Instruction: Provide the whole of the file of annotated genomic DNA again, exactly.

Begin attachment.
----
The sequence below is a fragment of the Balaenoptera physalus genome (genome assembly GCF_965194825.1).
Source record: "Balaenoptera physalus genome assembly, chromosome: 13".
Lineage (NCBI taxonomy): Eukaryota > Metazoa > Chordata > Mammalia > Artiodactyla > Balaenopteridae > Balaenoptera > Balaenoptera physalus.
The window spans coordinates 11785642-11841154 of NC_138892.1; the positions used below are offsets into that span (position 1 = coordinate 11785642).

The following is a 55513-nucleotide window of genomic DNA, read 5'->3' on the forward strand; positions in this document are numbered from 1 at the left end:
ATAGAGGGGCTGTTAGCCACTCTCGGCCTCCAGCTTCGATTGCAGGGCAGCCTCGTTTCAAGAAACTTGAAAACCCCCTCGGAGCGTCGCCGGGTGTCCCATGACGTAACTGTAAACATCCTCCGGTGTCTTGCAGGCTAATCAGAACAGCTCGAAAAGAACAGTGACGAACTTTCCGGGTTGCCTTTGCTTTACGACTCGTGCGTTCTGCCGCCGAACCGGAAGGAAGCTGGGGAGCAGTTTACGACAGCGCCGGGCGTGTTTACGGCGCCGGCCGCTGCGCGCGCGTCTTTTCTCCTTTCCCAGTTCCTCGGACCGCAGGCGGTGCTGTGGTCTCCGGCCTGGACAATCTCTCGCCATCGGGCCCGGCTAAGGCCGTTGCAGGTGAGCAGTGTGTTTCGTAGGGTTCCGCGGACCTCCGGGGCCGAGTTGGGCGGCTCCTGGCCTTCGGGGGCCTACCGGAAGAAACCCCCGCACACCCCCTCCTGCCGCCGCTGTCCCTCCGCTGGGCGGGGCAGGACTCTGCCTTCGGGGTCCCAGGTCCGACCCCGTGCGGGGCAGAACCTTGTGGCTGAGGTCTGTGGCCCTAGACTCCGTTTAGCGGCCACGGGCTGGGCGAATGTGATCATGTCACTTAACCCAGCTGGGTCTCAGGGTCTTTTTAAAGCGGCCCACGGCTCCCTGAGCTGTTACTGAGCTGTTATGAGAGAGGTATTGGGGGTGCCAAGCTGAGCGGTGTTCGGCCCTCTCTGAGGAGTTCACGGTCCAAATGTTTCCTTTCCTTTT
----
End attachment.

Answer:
The sequence below is a fragment of the Balaenoptera physalus genome (genome assembly GCF_965194825.1).
Source record: "Balaenoptera physalus genome assembly, chromosome: 13".
Lineage (NCBI taxonomy): Eukaryota > Metazoa > Chordata > Mammalia > Artiodactyla > Balaenopteridae > Balaenoptera > Balaenoptera physalus.
The window spans coordinates 11785642-11841154 of NC_138892.1; the positions used below are offsets into that span (position 1 = coordinate 11785642).

The following is a 55513-nucleotide window of genomic DNA, read 5'->3' on the forward strand; positions in this document are numbered from 1 at the left end:
ATAGAGGGGCTGTTAGCCACTCTCGGCCTCCAGCTTCGATTGCAGGGCAGCCTCGTTTCAAGAAACTTGAAAACCCCCTCGGAGCGTCGCCGGGTGTCCCATGACGTAACTGTAAACATCCTCCGGTGTCTTGCAGGCTAATCAGAACAGCTCGAAAAGAACAGTGACGAACTTTCCGGGTTGCCTTTGCTTTACGACTCGTGCGTTCTGCCGCCGAACCGGAAGGAAGCTGGGGAGCAGTTTACGACAGCGCCGGGCGTGTTTACGGCGCCGGCCGCTGCGCGCGCGTCTTTTCTCCTTTCCCAGTTCCTCGGACCGCAGGCGGTGCTGTGGTCTCCGGCCTGGACAATCTCTCGCCATCGGGCCCGGCTAAGGCCGTTGCAGGTGAGCAGTGTGTTTCGTAGGGTTCCGCGGACCTCCGGGGCCGAGTTGGGCGGCTCCTGGCCTTCGGGGGCCTACCGGAAGAAACCCCCGCACACCCCCTCCTGCCGCCGCTGTCCCTCCGCTGGGCGGGGCAGGACTCTGCCTTCGGGGTCCCAGGTCCGACCCCGTGCGGGGCAGAACCTTGTGGCTGAGGTCTGTGGCCCTAGACTCCGTTTAGCGGCCACGGGCTGGGCGAATGTGATCATGTCACTTAACCCAGCTGGGTCTCAGGGTCTTTTTAAAGCGGCCCACGGCTCCCTGAGCTGTTACTGAGCTGTTATGAGAGAGGTATTGGGGGTGCCAAGCTGAGCGGTGTTCGGCCCTCTCTGAGGAGTTCACGGTCCAAATGTTTCCTTTCCTTTT